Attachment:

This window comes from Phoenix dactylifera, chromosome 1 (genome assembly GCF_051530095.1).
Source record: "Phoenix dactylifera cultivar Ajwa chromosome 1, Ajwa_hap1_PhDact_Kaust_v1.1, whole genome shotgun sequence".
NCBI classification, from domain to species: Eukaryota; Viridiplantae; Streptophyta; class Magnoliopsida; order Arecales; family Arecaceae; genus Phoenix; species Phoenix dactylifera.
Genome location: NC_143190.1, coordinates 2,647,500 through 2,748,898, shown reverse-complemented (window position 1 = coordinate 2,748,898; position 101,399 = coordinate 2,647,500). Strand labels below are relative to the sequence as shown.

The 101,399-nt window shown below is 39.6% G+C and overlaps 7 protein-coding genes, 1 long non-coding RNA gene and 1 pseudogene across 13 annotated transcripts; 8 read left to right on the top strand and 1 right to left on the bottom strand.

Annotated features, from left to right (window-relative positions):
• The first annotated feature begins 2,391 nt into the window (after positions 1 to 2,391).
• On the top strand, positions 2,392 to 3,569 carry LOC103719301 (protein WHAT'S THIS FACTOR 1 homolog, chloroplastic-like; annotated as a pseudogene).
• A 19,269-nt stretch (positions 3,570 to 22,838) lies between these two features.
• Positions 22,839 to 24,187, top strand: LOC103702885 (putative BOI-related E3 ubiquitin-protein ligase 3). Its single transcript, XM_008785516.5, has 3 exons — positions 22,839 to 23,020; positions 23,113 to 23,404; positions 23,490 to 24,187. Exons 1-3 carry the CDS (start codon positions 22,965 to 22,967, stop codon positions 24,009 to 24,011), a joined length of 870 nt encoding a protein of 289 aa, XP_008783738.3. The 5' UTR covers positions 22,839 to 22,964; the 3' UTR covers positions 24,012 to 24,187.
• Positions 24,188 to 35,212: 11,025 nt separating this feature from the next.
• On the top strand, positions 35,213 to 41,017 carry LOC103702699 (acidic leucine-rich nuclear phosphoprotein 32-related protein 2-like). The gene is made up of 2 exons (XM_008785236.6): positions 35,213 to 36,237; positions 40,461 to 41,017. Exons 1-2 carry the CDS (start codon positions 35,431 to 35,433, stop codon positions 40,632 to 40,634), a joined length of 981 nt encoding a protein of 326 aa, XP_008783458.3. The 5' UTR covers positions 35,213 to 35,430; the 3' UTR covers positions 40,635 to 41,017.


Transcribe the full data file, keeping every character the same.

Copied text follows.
This window comes from Phoenix dactylifera, chromosome 1 (genome assembly GCF_051530095.1).
Source record: "Phoenix dactylifera cultivar Ajwa chromosome 1, Ajwa_hap1_PhDact_Kaust_v1.1, whole genome shotgun sequence".
NCBI classification, from domain to species: Eukaryota; Viridiplantae; Streptophyta; class Magnoliopsida; order Arecales; family Arecaceae; genus Phoenix; species Phoenix dactylifera.
Genome location: NC_143190.1, coordinates 2,647,500 through 2,748,898, shown reverse-complemented (window position 1 = coordinate 2,748,898; position 101,399 = coordinate 2,647,500). Strand labels below are relative to the sequence as shown.

The 101,399-nt window shown below is 39.6% G+C and overlaps 7 protein-coding genes, 1 long non-coding RNA gene and 1 pseudogene across 13 annotated transcripts; 8 read left to right on the top strand and 1 right to left on the bottom strand.

Annotated features, from left to right (window-relative positions):
• The first annotated feature begins 2,391 nt into the window (after positions 1 to 2,391).
• On the top strand, positions 2,392 to 3,569 carry LOC103719301 (protein WHAT'S THIS FACTOR 1 homolog, chloroplastic-like; annotated as a pseudogene).
• A 19,269-nt stretch (positions 3,570 to 22,838) lies between these two features.
• Positions 22,839 to 24,187, top strand: LOC103702885 (putative BOI-related E3 ubiquitin-protein ligase 3). Its single transcript, XM_008785516.5, has 3 exons — positions 22,839 to 23,020; positions 23,113 to 23,404; positions 23,490 to 24,187. Exons 1-3 carry the CDS (start codon positions 22,965 to 22,967, stop codon positions 24,009 to 24,011), a joined length of 870 nt encoding a protein of 289 aa, XP_008783738.3. The 5' UTR covers positions 22,839 to 22,964; the 3' UTR covers positions 24,012 to 24,187.
• Positions 24,188 to 35,212: 11,025 nt separating this feature from the next.
• On the top strand, positions 35,213 to 41,017 carry LOC103702699 (acidic leucine-rich nuclear phosphoprotein 32-related protein 2-like). The gene is made up of 2 exons (XM_008785236.6): positions 35,213 to 36,237; positions 40,461 to 41,017. Exons 1-2 carry the CDS (start codon positions 35,431 to 35,433, stop codon positions 40,632 to 40,634), a joined length of 981 nt encoding a protein of 326 aa, XP_008783458.3. The 5' UTR covers positions 35,213 to 35,430; the 3' UTR covers positions 40,635 to 41,017.